SEA Currents: News
January 17, 2020
The Many Campuses of SEA Semester
Q&A with Liz Maloney, W-162, Administrative Assistant for the Dean and Faculty. Liz helps manage the remote shore components that play an important role in many SEA Semester programs. She recently returned from two weeks on the South Island of New Zealand, where she worked with students of class S-289 as they participated in a shore component following their voyage.
Q: Everyone is familiar with SEA’s three “campuses,” (Woods Hole, SSV Corwith Cramer, and SSV Robert C. Seamans.) But not everyone is aware of the additional remote shore components that add so much to many of our programs. Can you describe them?
A: Yes, a few of our programs have remote shore components which give students a chance to spend time in beautiful and interesting places either before or after their sea components.
CRX spends about ten days in the Caribbean between their Woods Hole shore component and their time on Cramer. This year they stayed on St Croix, at the Bush Tribe facility near Christiansted. While on the island they spent time learning to conduct the reef surveys that they continued while onboard Cramer, as well as learning more about the history and culture of St Croix.
SPICE concludes their sea component in Auckland and then spends the final ten days of their semester at the University of Auckland’s Leigh Marine Lab. It’s a fairly remote campus on the New Zealand coast about an hour north of Auckland. I’ve heard it’s a beautiful spot for them to have time to wrap up academic work and reflect on the program, while not having to worry about also standing watch and running the ship.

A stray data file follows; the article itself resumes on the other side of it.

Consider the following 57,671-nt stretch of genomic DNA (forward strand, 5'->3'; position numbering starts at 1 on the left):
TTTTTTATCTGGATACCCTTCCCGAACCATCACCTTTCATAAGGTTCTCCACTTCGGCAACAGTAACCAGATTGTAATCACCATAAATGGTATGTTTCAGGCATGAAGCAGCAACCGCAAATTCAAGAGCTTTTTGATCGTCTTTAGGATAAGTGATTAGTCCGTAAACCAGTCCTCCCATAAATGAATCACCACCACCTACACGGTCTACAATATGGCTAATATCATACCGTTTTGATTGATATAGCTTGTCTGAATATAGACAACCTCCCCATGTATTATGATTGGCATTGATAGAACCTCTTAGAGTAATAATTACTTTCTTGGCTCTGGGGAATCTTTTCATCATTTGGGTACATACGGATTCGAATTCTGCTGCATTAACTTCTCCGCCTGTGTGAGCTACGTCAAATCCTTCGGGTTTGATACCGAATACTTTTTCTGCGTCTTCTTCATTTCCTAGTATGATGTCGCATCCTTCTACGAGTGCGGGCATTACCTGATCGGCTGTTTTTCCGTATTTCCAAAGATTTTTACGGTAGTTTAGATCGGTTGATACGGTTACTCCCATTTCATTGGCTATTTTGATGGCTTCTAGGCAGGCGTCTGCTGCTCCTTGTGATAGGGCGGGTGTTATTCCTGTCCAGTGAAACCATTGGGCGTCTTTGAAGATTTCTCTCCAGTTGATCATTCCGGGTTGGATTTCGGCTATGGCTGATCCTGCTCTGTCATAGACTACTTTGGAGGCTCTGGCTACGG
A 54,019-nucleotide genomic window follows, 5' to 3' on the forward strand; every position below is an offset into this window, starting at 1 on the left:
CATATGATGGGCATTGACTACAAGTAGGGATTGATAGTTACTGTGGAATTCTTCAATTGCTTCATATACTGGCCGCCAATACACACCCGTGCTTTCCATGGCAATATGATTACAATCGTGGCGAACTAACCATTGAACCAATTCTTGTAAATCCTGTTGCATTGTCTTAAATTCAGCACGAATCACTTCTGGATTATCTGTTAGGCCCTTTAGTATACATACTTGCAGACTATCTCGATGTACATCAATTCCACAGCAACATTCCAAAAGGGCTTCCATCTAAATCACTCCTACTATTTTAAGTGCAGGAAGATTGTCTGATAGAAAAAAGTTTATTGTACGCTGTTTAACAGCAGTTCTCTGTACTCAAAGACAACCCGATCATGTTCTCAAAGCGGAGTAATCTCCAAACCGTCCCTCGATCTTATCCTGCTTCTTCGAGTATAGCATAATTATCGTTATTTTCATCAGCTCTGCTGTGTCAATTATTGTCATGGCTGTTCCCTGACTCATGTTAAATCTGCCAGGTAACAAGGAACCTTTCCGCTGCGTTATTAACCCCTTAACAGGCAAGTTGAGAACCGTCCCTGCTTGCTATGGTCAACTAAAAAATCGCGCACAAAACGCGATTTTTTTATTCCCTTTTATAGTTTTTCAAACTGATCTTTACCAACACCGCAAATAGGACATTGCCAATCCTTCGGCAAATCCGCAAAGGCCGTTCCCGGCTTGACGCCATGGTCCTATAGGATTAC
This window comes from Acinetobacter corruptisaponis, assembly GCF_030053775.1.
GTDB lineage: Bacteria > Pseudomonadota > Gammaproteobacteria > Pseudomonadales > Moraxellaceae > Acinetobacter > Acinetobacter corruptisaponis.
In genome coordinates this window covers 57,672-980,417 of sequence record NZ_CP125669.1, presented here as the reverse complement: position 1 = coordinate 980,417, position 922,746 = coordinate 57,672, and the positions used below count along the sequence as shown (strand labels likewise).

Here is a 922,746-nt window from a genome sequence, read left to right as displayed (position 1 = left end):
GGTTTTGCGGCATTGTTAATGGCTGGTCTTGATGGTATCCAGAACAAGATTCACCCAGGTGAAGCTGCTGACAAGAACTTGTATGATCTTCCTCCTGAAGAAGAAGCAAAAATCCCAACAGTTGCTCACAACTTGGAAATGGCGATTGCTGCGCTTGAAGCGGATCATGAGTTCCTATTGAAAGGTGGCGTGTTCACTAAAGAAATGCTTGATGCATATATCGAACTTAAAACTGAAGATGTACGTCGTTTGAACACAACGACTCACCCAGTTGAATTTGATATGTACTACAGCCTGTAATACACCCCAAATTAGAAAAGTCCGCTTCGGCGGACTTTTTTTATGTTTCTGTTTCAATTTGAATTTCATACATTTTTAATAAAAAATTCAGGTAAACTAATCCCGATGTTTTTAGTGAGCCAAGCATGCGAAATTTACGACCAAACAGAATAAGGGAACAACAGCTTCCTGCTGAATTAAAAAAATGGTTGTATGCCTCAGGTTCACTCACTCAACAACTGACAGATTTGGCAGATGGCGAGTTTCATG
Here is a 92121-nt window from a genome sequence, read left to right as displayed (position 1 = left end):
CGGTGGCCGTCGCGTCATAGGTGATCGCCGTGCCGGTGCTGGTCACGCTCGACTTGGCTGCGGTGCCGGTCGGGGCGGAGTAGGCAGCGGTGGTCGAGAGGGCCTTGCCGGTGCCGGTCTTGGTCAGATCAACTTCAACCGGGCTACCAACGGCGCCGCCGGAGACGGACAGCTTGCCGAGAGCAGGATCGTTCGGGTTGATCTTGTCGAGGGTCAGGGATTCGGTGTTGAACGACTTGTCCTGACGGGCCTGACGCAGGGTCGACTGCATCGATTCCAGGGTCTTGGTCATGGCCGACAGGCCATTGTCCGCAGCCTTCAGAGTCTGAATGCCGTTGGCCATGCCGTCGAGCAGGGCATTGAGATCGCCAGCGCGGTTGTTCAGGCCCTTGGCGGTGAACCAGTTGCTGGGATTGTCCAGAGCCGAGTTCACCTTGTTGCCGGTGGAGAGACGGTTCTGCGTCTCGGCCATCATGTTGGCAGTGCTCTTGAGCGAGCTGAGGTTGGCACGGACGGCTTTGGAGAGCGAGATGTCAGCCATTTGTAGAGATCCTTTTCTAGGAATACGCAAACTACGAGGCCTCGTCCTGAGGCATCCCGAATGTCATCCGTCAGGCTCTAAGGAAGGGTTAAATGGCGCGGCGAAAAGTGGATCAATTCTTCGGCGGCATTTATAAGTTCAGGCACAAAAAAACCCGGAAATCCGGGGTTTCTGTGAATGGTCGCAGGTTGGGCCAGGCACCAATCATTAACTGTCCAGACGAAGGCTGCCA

And our newest SEA Semester, C&S, spent about a week on the South Island of New Zealand after leaving Woods Hole. They started with a few days in Christchurch to learn more about the environmental work being done in the area, and then had a grand adventure driving around parts of the South Island to see glacier country on the west coast and Aoraki/Mt Cook in the Southern Alps, before returning to Christchurch and then flying up to Auckland to join RCS.
Q: What role do you play, as the Administrative Assistant for the Dean and Faculty, in organizing these remote campus experiences? What are the challenges, and the advantages?
A: I help the faculty with the logistics for these shore components, reserving places for the group to stay, helping to figure out how they’re going to feed themselves and get around while they’re on shore, etc. The first few times we send a group somewhere there’s a lot of legwork involved researching possible locations and figuring out what’s there in the way of food and transportation options. But once we’ve developed relationships with people in the area, it feels kind of like reaching out to old friends every year. I think the places we visit really love having SEA Semester students come to stay. As we know from living and working with them in Woods Hole and onboard our ships, SEA students are usually really engaged in learning, and are wonderful community members. I think these qualities make them great visitors and guests, and our hosts often comment on how much they enjoy interacting with our groups.
Q: You recently returned from the South Island of New Zealand, where class S-289, Climate & Society, spent a week before going sea. What was that like?
A: It was so wonderful to spend a week with the C&S students during their adventures around the South Island. The group was curious and enthusiastic, and met with lots of really interesting and smart people with different perspectives on how to prepare for and mitigate the effects of climate change in New Zealand. It was fun to get to see them absorb all that our hosts had to offer. Additionally, New Zealand is an incredibly beautiful place, so the backdrop to all of this learning was pretty inspiring!